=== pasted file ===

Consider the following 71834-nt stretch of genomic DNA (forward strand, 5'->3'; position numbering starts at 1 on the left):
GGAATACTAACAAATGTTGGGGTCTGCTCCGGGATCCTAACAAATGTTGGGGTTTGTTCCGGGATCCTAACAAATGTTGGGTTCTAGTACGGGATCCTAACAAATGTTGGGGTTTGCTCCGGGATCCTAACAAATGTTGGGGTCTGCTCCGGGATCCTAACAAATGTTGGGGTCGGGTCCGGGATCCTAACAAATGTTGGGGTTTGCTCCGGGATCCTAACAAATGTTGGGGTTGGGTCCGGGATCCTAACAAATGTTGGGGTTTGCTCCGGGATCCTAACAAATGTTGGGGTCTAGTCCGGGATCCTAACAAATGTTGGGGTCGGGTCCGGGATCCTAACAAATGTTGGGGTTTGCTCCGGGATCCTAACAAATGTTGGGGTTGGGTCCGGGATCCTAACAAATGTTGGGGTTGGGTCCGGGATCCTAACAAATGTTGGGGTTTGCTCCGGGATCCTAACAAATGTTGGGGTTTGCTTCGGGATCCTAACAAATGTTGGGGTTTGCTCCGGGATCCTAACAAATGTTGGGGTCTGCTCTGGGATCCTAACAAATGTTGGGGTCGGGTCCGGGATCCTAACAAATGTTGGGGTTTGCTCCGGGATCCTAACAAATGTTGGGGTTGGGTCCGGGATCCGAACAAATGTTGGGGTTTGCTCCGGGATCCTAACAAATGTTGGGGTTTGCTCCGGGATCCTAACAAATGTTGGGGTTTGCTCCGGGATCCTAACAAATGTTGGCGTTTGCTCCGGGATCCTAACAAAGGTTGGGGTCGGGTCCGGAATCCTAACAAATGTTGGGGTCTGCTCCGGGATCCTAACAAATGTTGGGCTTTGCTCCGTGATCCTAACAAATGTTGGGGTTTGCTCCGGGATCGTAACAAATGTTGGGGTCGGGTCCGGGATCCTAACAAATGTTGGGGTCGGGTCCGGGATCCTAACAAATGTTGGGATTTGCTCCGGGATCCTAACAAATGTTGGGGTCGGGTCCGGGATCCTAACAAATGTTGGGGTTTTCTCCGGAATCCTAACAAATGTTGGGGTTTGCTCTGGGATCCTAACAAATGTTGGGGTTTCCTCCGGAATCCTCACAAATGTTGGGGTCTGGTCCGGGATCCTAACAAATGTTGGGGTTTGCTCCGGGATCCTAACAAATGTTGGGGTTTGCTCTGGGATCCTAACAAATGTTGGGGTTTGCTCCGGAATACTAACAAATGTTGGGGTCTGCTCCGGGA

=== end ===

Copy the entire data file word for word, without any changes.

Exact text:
Consider the following 71834-nt stretch of genomic DNA (forward strand, 5'->3'; position numbering starts at 1 on the left):
GGAATACTAACAAATGTTGGGGTCTGCTCCGGGATCCTAACAAATGTTGGGGTTTGTTCCGGGATCCTAACAAATGTTGGGTTCTAGTACGGGATCCTAACAAATGTTGGGGTTTGCTCCGGGATCCTAACAAATGTTGGGGTCTGCTCCGGGATCCTAACAAATGTTGGGGTCGGGTCCGGGATCCTAACAAATGTTGGGGTTTGCTCCGGGATCCTAACAAATGTTGGGGTTGGGTCCGGGATCCTAACAAATGTTGGGGTTTGCTCCGGGATCCTAACAAATGTTGGGGTCTAGTCCGGGATCCTAACAAATGTTGGGGTCGGGTCCGGGATCCTAACAAATGTTGGGGTTTGCTCCGGGATCCTAACAAATGTTGGGGTTGGGTCCGGGATCCTAACAAATGTTGGGGTTGGGTCCGGGATCCTAACAAATGTTGGGGTTTGCTCCGGGATCCTAACAAATGTTGGGGTTTGCTTCGGGATCCTAACAAATGTTGGGGTTTGCTCCGGGATCCTAACAAATGTTGGGGTCTGCTCTGGGATCCTAACAAATGTTGGGGTCGGGTCCGGGATCCTAACAAATGTTGGGGTTTGCTCCGGGATCCTAACAAATGTTGGGGTTGGGTCCGGGATCCGAACAAATGTTGGGGTTTGCTCCGGGATCCTAACAAATGTTGGGGTTTGCTCCGGGATCCTAACAAATGTTGGGGTTTGCTCCGGGATCCTAACAAATGTTGGCGTTTGCTCCGGGATCCTAACAAAGGTTGGGGTCGGGTCCGGAATCCTAACAAATGTTGGGGTCTGCTCCGGGATCCTAACAAATGTTGGGCTTTGCTCCGTGATCCTAACAAATGTTGGGGTTTGCTCCGGGATCGTAACAAATGTTGGGGTCGGGTCCGGGATCCTAACAAATGTTGGGGTCGGGTCCGGGATCCTAACAAATGTTGGGATTTGCTCCGGGATCCTAACAAATGTTGGGGTCGGGTCCGGGATCCTAACAAATGTTGGGGTTTTCTCCGGAATCCTAACAAATGTTGGGGTTTGCTCTGGGATCCTAACAAATGTTGGGGTTTCCTCCGGAATCCTCACAAATGTTGGGGTCTGGTCCGGGATCCTAACAAATGTTGGGGTTTGCTCCGGGATCCTAACAAATGTTGGGGTTTGCTCTGGGATCCTAACAAATGTTGGGGTTTGCTCCGGAATACTAACAAATGTTGGGGTCTGCTCCGGGA